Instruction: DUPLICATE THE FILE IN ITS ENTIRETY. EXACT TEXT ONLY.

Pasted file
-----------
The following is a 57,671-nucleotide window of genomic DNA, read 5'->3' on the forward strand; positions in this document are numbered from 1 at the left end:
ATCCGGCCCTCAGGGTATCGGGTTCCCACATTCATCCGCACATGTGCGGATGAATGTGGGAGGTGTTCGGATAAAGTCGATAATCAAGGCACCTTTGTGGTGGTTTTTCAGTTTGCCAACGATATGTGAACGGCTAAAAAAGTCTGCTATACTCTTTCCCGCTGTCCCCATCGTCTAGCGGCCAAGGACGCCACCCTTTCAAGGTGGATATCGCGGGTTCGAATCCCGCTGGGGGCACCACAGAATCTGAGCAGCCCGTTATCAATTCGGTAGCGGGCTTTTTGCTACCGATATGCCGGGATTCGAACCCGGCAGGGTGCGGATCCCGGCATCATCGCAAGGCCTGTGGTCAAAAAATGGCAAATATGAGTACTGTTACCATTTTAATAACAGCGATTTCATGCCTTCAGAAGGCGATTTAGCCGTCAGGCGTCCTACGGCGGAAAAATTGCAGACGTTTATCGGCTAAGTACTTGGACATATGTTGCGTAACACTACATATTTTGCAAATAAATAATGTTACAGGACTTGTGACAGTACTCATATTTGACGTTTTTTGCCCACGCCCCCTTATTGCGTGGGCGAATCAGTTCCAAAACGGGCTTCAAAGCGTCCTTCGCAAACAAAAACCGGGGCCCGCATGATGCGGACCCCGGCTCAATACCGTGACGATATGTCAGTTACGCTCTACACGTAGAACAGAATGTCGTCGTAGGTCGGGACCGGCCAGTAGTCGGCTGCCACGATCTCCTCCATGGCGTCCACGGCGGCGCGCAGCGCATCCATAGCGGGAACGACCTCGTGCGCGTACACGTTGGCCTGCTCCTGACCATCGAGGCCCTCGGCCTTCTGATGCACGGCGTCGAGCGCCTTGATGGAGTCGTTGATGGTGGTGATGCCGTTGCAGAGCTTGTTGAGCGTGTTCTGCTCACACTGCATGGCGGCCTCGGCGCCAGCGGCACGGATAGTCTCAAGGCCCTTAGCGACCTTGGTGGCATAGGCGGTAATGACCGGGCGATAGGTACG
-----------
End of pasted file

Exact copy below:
The following is a 57,671-nucleotide window of genomic DNA, read 5'->3' on the forward strand; positions in this document are numbered from 1 at the left end:
ATCCGGCCCTCAGGGTATCGGGTTCCCACATTCATCCGCACATGTGCGGATGAATGTGGGAGGTGTTCGGATAAAGTCGATAATCAAGGCACCTTTGTGGTGGTTTTTCAGTTTGCCAACGATATGTGAACGGCTAAAAAAGTCTGCTATACTCTTTCCCGCTGTCCCCATCGTCTAGCGGCCAAGGACGCCACCCTTTCAAGGTGGATATCGCGGGTTCGAATCCCGCTGGGGGCACCACAGAATCTGAGCAGCCCGTTATCAATTCGGTAGCGGGCTTTTTGCTACCGATATGCCGGGATTCGAACCCGGCAGGGTGCGGATCCCGGCATCATCGCAAGGCCTGTGGTCAAAAAATGGCAAATATGAGTACTGTTACCATTTTAATAACAGCGATTTCATGCCTTCAGAAGGCGATTTAGCCGTCAGGCGTCCTACGGCGGAAAAATTGCAGACGTTTATCGGCTAAGTACTTGGACATATGTTGCGTAACACTACATATTTTGCAAATAAATAATGTTACAGGACTTGTGACAGTACTCATATTTGACGTTTTTTGCCCACGCCCCCTTATTGCGTGGGCGAATCAGTTCCAAAACGGGCTTCAAAGCGTCCTTCGCAAACAAAAACCGGGGCCCGCATGATGCGGACCCCGGCTCAATACCGTGACGATATGTCAGTTACGCTCTACACGTAGAACAGAATGTCGTCGTAGGTCGGGACCGGCCAGTAGTCGGCTGCCACGATCTCCTCCATGGCGTCCACGGCGGCGCGCAGCGCATCCATAGCGGGAACGACCTCGTGCGCGTACACGTTGGCCTGCTCCTGACCATCGAGGCCCTCGGCCTTCTGATGCACGGCGTCGAGCGCCTTGATGGAGTCGTTGATGGTGGTGATGCCGTTGCAGAGCTTGTTGAGCGTGTTCTGCTCACACTGCATGGCGGCCTCGGCGCCAGCGGCACGGATAGTCTCAAGGCCCTTAGCGACCTTGGTGGCATAGGCGGTAATGACCGGGCGATAGGTACG